For more than a quarter century, registered nurses at Santa Rosa Memorial Hospital have worked in relative harmony with hospital administration.
Whenever labor negotiations heated up around a new contract, the local Staff Nurses Association often threatened to strike -- five times during the past six contract negotiations. But hospital management and the nurses union always seemed to work things out in the end.
That enduring atmosphere of collaboration ended Tuesday, when about 150 nurses picketed in front of Memorial Hospital in a bid to repel what they said were dozens of "take-aways" at a time when the nonprofit hospital is enjoying healthy financial returns. The nurse's union said the hospital's operating margin -- the difference between its revenue and costs -- was a record $38 million for the fiscal year ending June 30.
"They've never made that much money in the past," said Sue Gadbois, the union president. "In the past they've been able to offer competitive wages and benefits. Now all of a sudden, with record profit they're not able to do that. It doesn't add up."
Memorial administrators say their operating margins allow the hospital to invest in new technology at a time when it is under unprecedented pressure to keep costs under control. They anticipate continued reductions in government payments such as Medicare and Medi-Cal, accompanied by reductions in hospital payments under President Barack Obama's health care overhaul.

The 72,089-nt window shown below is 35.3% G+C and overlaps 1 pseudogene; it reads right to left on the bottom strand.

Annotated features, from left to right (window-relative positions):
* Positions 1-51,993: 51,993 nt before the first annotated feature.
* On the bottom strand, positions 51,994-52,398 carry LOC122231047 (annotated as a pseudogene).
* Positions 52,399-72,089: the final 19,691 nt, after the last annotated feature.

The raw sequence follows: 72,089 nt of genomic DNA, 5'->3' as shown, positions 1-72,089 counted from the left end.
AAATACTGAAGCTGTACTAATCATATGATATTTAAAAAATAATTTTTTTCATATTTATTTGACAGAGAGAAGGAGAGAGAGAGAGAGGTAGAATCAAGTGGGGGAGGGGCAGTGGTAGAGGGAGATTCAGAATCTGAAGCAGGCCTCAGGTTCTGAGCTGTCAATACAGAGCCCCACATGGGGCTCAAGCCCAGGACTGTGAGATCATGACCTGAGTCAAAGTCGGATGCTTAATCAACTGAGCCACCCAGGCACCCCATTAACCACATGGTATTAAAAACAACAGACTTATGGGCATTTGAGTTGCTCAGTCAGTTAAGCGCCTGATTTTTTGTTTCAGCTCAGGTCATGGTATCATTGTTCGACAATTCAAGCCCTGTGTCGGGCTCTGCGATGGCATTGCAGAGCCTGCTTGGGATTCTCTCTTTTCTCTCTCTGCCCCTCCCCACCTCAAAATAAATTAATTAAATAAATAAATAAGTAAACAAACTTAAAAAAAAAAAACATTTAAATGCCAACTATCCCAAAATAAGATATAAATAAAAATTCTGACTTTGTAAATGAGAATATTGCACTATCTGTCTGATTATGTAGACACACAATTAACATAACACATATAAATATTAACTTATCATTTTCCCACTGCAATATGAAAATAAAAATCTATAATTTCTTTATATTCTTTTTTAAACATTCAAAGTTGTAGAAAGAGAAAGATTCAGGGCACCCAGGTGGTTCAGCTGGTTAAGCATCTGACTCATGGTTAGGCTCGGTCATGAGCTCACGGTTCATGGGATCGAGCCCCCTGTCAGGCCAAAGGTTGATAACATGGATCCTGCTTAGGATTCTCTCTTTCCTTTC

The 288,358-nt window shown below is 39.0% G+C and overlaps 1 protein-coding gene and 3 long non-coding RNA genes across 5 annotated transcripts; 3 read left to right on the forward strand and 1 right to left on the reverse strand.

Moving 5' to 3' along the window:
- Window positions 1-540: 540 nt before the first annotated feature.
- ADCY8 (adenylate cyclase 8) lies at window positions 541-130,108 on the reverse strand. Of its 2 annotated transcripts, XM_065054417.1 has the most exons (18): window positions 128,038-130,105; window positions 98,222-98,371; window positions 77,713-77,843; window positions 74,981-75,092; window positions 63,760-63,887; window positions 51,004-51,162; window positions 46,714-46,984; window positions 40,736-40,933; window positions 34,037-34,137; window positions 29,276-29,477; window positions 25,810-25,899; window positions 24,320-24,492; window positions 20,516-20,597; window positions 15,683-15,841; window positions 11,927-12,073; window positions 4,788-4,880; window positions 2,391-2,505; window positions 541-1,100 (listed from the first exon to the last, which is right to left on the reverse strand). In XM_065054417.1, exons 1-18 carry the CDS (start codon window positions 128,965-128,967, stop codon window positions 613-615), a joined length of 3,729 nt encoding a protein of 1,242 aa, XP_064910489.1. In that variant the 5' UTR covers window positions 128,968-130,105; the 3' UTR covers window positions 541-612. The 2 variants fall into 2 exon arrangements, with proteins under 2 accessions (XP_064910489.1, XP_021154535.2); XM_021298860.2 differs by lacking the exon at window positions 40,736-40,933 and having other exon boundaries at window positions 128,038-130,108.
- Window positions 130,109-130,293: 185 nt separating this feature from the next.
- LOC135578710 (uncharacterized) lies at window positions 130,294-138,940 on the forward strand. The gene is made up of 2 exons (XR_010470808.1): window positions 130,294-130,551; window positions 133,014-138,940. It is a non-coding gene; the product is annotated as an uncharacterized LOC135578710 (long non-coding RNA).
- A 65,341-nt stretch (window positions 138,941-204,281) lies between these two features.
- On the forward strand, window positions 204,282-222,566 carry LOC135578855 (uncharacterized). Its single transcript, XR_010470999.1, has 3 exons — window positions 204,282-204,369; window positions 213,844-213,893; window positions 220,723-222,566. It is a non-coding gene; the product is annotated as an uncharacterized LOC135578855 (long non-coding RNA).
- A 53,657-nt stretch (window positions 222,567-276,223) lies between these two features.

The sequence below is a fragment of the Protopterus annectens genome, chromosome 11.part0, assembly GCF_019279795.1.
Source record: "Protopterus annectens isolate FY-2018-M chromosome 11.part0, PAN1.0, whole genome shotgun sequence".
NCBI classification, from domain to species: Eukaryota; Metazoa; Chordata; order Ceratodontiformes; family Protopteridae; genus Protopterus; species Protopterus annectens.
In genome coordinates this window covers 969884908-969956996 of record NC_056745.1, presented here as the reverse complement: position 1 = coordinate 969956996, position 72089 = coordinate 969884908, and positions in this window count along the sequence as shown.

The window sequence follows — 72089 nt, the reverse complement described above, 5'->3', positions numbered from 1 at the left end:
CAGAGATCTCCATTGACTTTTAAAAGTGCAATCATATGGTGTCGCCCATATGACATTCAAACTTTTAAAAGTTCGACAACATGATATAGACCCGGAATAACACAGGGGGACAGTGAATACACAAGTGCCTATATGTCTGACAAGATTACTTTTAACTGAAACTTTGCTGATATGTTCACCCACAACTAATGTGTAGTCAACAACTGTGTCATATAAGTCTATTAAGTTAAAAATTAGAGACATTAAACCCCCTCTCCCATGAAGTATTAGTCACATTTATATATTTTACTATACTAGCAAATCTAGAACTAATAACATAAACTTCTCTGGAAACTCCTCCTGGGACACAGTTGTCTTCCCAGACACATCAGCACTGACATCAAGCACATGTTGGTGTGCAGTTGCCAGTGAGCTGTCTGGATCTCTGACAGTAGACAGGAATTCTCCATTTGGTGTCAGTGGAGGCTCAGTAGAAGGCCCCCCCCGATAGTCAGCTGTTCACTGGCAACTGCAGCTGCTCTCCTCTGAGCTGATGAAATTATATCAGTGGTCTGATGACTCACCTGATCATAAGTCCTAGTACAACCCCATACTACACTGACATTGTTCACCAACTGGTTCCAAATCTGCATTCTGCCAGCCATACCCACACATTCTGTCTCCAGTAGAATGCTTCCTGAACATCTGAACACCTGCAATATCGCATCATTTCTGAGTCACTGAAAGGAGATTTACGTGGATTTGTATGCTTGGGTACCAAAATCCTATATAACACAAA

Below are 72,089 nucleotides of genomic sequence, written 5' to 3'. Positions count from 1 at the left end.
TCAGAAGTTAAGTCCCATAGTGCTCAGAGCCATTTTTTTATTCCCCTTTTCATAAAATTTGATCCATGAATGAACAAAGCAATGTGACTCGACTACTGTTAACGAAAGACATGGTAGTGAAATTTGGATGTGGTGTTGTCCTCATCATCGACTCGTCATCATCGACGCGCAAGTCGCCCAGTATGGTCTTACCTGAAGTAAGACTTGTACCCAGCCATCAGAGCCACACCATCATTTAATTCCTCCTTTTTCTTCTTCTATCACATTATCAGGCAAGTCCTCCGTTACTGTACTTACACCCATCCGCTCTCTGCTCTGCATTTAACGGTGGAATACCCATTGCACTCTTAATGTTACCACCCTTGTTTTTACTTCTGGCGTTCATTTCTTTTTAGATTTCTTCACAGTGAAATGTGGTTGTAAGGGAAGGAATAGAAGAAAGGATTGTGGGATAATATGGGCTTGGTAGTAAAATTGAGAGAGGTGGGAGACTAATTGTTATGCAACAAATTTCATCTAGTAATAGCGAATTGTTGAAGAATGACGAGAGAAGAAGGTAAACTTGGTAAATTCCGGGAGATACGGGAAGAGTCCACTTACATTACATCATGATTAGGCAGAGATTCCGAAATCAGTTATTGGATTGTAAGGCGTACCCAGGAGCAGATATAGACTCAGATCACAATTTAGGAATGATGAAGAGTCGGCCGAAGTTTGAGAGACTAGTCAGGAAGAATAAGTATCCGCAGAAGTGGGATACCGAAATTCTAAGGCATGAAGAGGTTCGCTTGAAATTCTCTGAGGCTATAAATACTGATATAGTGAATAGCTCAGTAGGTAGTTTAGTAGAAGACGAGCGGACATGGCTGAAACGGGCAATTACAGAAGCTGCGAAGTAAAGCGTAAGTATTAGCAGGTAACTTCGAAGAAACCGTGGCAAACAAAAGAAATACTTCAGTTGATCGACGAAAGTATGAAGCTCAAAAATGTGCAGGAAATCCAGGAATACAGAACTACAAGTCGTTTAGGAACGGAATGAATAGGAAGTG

"We value our registered nurses. The care they provide to our patients is phenomenal. We also value and want to remain a vital part of this community," said Debra Miller, vice president of human resources for St. Joseph Health System in Sonoma County, which operates Memorial and Petaluma Valley hospitals.
"In order to do so -- just as every other employer is doing -- we need to make sure we are paying attention to the future," Miller said.
On Tuesday, nurses with the 660-member union began gathering in front of Memorial Hospital at about 4:30 a.m. By 9 a.m. the two-day strike was in full swing.
Carrying signs that proclaimed, "Profits to the Bedside," or "It's not about the money," the nurses rallied at the intersection of Montgomery Drive and Sotoyome Street as smaller groups of nurses walked up and down the street. Cars frequently honked their horns in support.
The hospital has proposed reducing the night differential, the extra amount paid for working the night shift, from 25 percent to 15 percent of regular pay.
Also, the hospital proposes reducing on-call pay from 50 percent to 30 percent of regular pay. Hospital officials said the reduction is similar to what Memorial employees represented by the National Union of Healthcare Workers accepted in May.
But the SNA said on-call duties for nurses are particularly grueling because Memorial is the region's only level II trauma center.
The union and St. Joseph have also locked horns on the wage increase. The hospital proposes a 1 percent increase beginning in 2013 and another 1 percent increase in 2014.
The union wants a 5 percent increase beginning this month and another 5 percent increase next year.
Gadbois, the union president, said that nurses' wages at Memorial are between 5 percent and 15 percent lower than they are at other Bay Area hospitals, including Kaiser Permanente Medical Center in Santa Rosa, Marin General and Dignity Health, formerly Catholic Healthcare West in San Francisco.